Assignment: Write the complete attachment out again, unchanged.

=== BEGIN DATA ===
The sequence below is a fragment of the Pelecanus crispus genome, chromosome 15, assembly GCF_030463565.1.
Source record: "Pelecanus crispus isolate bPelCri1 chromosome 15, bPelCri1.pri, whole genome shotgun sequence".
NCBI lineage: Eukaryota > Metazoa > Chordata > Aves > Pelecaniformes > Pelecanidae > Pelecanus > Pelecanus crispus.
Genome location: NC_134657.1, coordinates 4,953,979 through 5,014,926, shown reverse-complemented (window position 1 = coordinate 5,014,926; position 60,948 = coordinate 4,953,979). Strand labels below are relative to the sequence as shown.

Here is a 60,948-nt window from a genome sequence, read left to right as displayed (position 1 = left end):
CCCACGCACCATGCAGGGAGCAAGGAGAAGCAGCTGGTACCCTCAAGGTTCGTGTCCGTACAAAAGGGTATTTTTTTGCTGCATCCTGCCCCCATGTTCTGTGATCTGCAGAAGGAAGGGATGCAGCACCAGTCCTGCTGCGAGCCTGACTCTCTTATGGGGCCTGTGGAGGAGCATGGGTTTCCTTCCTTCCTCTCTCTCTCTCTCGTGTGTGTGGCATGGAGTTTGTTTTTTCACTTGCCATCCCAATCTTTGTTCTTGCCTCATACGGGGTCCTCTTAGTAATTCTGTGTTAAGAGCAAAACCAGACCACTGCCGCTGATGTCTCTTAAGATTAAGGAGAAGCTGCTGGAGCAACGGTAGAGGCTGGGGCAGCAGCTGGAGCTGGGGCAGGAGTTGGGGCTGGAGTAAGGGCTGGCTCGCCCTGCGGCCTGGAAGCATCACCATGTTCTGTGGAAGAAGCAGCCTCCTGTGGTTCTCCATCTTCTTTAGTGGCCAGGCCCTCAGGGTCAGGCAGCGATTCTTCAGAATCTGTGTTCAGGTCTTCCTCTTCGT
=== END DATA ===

The sequence below is a fragment of the Pelecanus crispus genome, chromosome 15, assembly GCF_030463565.1.
Source record: "Pelecanus crispus isolate bPelCri1 chromosome 15, bPelCri1.pri, whole genome shotgun sequence".
NCBI lineage: Eukaryota > Metazoa > Chordata > Aves > Pelecaniformes > Pelecanidae > Pelecanus > Pelecanus crispus.
Genome location: NC_134657.1, coordinates 4,953,979 through 5,014,926, shown reverse-complemented (window position 1 = coordinate 5,014,926; position 60,948 = coordinate 4,953,979). Strand labels below are relative to the sequence as shown.

Here is a 60,948-nt window from a genome sequence, read left to right as displayed (position 1 = left end):
CCCACGCACCATGCAGGGAGCAAGGAGAAGCAGCTGGTACCCTCAAGGTTCGTGTCCGTACAAAAGGGTATTTTTTTGCTGCATCCTGCCCCCATGTTCTGTGATCTGCAGAAGGAAGGGATGCAGCACCAGTCCTGCTGCGAGCCTGACTCTCTTATGGGGCCTGTGGAGGAGCATGGGTTTCCTTCCTTCCTCTCTCTCTCTCTCGTGTGTGTGGCATGGAGTTTGTTTTTTCACTTGCCATCCCAATCTTTGTTCTTGCCTCATACGGGGTCCTCTTAGTAATTCTGTGTTAAGAGCAAAACCAGACCACTGCCGCTGATGTCTCTTAAGATTAAGGAGAAGCTGCTGGAGCAACGGTAGAGGCTGGGGCAGCAGCTGGAGCTGGGGCAGGAGTTGGGGCTGGAGTAAGGGCTGGCTCGCCCTGCGGCCTGGAAGCATCACCATGTTCTGTGGAAGAAGCAGCCTCCTGTGGTTCTCCATCTTCTTTAGTGGCCAGGCCCTCAGGGTCAGGCAGCGATTCTTCAGAATCTGTGTTCAGGTCTTCCTCTTCGT